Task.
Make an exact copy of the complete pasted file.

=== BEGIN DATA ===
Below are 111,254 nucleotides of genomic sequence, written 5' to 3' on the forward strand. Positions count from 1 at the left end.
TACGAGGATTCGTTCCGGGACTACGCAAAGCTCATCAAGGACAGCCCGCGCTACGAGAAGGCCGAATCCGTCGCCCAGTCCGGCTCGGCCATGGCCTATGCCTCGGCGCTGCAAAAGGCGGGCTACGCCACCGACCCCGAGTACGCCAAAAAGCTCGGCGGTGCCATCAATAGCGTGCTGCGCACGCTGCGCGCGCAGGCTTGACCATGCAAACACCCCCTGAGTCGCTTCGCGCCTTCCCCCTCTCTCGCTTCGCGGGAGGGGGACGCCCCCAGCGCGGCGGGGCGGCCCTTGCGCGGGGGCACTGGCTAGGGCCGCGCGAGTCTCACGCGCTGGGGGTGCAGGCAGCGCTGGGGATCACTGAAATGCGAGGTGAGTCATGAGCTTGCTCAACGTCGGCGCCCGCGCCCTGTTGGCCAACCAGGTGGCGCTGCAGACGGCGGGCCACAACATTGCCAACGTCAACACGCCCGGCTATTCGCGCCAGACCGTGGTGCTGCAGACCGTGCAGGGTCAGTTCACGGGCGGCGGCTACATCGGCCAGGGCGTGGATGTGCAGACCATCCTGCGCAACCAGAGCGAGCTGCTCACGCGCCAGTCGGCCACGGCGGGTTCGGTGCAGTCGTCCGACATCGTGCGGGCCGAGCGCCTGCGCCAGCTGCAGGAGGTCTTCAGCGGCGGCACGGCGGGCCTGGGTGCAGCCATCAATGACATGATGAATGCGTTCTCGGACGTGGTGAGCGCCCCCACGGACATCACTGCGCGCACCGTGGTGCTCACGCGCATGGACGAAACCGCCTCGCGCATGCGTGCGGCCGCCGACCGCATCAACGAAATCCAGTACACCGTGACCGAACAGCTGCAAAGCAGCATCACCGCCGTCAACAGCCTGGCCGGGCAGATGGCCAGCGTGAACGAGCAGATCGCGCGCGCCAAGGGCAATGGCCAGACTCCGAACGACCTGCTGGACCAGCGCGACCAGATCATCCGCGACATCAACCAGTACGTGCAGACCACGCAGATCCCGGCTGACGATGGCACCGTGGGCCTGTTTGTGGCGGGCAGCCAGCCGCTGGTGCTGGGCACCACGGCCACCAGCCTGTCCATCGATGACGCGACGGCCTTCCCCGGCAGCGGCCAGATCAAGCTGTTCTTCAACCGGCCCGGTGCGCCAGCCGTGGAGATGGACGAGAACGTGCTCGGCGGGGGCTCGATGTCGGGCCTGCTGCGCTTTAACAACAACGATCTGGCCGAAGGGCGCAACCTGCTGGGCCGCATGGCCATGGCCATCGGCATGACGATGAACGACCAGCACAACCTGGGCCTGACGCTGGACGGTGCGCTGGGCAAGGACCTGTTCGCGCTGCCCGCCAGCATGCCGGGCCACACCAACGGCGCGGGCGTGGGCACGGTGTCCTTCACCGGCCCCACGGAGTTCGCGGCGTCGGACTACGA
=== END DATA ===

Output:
Below are 111,254 nucleotides of genomic sequence, written 5' to 3' on the forward strand. Positions count from 1 at the left end.
TACGAGGATTCGTTCCGGGACTACGCAAAGCTCATCAAGGACAGCCCGCGCTACGAGAAGGCCGAATCCGTCGCCCAGTCCGGCTCGGCCATGGCCTATGCCTCGGCGCTGCAAAAGGCGGGCTACGCCACCGACCCCGAGTACGCCAAAAAGCTCGGCGGTGCCATCAATAGCGTGCTGCGCACGCTGCGCGCGCAGGCTTGACCATGCAAACACCCCCTGAGTCGCTTCGCGCCTTCCCCCTCTCTCGCTTCGCGGGAGGGGGACGCCCCCAGCGCGGCGGGGCGGCCCTTGCGCGGGGGCACTGGCTAGGGCCGCGCGAGTCTCACGCGCTGGGGGTGCAGGCAGCGCTGGGGATCACTGAAATGCGAGGTGAGTCATGAGCTTGCTCAACGTCGGCGCCCGCGCCCTGTTGGCCAACCAGGTGGCGCTGCAGACGGCGGGCCACAACATTGCCAACGTCAACACGCCCGGCTATTCGCGCCAGACCGTGGTGCTGCAGACCGTGCAGGGTCAGTTCACGGGCGGCGGCTACATCGGCCAGGGCGTGGATGTGCAGACCATCCTGCGCAACCAGAGCGAGCTGCTCACGCGCCAGTCGGCCACGGCGGGTTCGGTGCAGTCGTCCGACATCGTGCGGGCCGAGCGCCTGCGCCAGCTGCAGGAGGTCTTCAGCGGCGGCACGGCGGGCCTGGGTGCAGCCATCAATGACATGATGAATGCGTTCTCGGACGTGGTGAGCGCCCCCACGGACATCACTGCGCGCACCGTGGTGCTCACGCGCATGGACGAAACCGCCTCGCGCATGCGTGCGGCCGCCGACCGCATCAACGAAATCCAGTACACCGTGACCGAACAGCTGCAAAGCAGCATCACCGCCGTCAACAGCCTGGCCGGGCAGATGGCCAGCGTGAACGAGCAGATCGCGCGCGCCAAGGGCAATGGCCAGACTCCGAACGACCTGCTGGACCAGCGCGACCAGATCATCCGCGACATCAACCAGTACGTGCAGACCACGCAGATCCCGGCTGACGATGGCACCGTGGGCCTGTTTGTGGCGGGCAGCCAGCCGCTGGTGCTGGGCACCACGGCCACCAGCCTGTCCATCGATGACGCGACGGCCTTCCCCGGCAGCGGCCAGATCAAGCTGTTCTTCAACCGGCCCGGTGCGCCAGCCGTGGAGATGGACGAGAACGTGCTCGGCGGGGGCTCGATGTCGGGCCTGCTGCGCTTTAACAACAACGATCTGGCCGAAGGGCGCAACCTGCTGGGCCGCATGGCCATGGCCATCGGCATGACGATGAACGACCAGCACAACCTGGGCCTGACGCTGGACGGTGCGCTGGGCAAGGACCTGTTCGCGCTGCCCGCCAGCATGCCGGGCCACACCAACGGCGCGGGCGTGGGCACGGTGTCCTTCACCGGCCCCACGGAGTTCGCGGCGTCGGACTACGA